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I bought Tattoos on the Heart: the Power of Boundless Compassion by Jesuit priest Gregory Boyle in summer of 2015, because it was on the reading list for Teen the Younger’s mandatory “Catholic Moral Theology” class. Over the summer the instructor who’d selected this book decided not to come back to her school, and the new theology teacher chose to teach from an very old and uninspiring textbook, and from a series of impenetrable and frankly uninteresting essays.

Which is a shame, because Tattoos on the Heart is a book that can, as Seamus Heaney wrote, “catch the heart off guard and blow it open.” It’s not really a story so much as a series of stories about Father Gregory Boyle’s work with “homies” in Los Angeles. He was pastor of a church in one of the poorest areas of the city, and over the past thirty years has worked to help gang members find jobs and turn their lives around. His work grew into the nonprofit Homeboy Industries.

What’s most heart-expanding about this book is what Father Greg has to say about how he and his companions have done this work: “Here is what we seek: a compassion that can stand in awe at what the poor have to carry rather than stand in judgement at how they carry it.” And,”We seek to create loving communities of kinship precisely to counteract mounting lovelessness, racism, and the cultural disparagement that keeps us apart.”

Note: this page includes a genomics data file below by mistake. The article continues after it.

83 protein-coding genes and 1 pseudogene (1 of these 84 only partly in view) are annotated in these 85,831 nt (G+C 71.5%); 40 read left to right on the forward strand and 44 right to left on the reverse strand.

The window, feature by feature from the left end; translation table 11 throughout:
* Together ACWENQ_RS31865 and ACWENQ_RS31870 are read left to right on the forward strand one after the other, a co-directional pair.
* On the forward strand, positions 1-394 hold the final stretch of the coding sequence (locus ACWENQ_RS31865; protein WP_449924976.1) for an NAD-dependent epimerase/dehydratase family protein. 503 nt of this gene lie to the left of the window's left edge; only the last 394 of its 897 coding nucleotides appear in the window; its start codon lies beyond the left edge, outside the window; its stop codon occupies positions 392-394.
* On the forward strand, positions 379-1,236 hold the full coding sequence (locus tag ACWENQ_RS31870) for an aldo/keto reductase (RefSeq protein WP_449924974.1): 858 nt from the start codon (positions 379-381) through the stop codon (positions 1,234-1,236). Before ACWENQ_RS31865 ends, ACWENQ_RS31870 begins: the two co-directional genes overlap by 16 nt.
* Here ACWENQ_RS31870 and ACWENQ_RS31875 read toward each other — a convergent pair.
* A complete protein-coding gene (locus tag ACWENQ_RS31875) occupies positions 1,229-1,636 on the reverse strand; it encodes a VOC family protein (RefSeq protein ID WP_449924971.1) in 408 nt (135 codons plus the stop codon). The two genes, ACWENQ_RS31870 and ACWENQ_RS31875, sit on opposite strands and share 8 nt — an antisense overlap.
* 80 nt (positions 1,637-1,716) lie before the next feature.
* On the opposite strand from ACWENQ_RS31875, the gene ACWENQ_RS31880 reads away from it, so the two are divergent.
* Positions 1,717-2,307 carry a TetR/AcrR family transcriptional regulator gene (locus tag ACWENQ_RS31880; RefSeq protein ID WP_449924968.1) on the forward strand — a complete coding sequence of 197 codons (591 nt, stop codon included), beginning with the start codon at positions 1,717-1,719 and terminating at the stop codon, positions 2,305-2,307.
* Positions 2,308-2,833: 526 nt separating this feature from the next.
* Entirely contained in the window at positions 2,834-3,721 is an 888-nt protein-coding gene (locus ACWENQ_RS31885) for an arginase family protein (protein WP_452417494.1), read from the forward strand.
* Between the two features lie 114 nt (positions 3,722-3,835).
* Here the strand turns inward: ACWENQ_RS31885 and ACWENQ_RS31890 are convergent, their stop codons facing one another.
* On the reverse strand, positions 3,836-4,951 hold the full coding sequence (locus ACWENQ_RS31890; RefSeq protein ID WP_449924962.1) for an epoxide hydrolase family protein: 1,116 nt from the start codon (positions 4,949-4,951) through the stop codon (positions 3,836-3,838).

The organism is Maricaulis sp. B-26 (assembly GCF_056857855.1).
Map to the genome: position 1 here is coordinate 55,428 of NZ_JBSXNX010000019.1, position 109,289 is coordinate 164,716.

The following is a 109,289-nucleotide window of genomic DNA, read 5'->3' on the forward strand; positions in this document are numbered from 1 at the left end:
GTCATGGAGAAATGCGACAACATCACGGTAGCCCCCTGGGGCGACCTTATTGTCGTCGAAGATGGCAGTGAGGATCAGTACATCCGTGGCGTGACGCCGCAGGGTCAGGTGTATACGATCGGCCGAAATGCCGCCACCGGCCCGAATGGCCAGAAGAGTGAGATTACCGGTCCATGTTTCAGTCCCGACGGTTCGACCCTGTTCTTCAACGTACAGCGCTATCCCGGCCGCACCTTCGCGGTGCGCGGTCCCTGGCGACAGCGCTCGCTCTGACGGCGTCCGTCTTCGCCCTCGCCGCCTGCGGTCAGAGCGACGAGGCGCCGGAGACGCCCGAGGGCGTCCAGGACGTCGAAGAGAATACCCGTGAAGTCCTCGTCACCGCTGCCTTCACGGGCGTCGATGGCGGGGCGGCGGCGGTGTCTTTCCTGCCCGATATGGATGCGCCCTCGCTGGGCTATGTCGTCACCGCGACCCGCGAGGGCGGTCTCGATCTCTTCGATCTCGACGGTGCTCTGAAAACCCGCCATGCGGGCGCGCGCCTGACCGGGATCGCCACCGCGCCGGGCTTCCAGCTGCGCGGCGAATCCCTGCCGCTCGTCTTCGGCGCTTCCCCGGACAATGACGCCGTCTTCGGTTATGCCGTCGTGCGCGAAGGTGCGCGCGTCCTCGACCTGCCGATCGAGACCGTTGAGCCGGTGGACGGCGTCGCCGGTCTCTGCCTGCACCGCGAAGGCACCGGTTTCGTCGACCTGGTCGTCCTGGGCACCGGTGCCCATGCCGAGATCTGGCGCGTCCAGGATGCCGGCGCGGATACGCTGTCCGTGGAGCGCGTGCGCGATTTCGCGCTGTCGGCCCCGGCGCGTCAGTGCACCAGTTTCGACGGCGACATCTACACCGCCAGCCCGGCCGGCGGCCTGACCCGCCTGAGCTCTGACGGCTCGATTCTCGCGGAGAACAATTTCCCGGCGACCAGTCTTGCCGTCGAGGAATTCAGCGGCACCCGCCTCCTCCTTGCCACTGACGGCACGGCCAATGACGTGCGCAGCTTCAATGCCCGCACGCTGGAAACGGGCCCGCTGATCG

In between such cracking insights, Father Greg peppers his writing with “dog,” (sort of like dude) “cabrón” (jackass), ‘spensa (sorry), “homie,” “mijo” (my son) and other  English and Spanish slang that gives this book a down-to-earth feel. It’s thought provoking, too, as Father Greg writes about the stereotypes and bias people feel towards gang members and poor young men in general, and also about the endless pain of burying so many victims of gun violence. He also notes his own mistakes or moments of frustration and impatience.

It sounds silly to say this book made me laugh and cry but it’s true; Father Greg cites his own laughter and tears and it’s easy to join him. I found this book’s wisdom profound and also obvious — we have to stop thinking some people are more valuable than other people, and the only way to do that is to practice caring for each other with radical “no matter whatness.” Is that easy? Nope? Will be make mistakes? Yes. But as a society we could follow even an iota of Father Greg’s example, the world would be a far better place.

 

 

 

 

 

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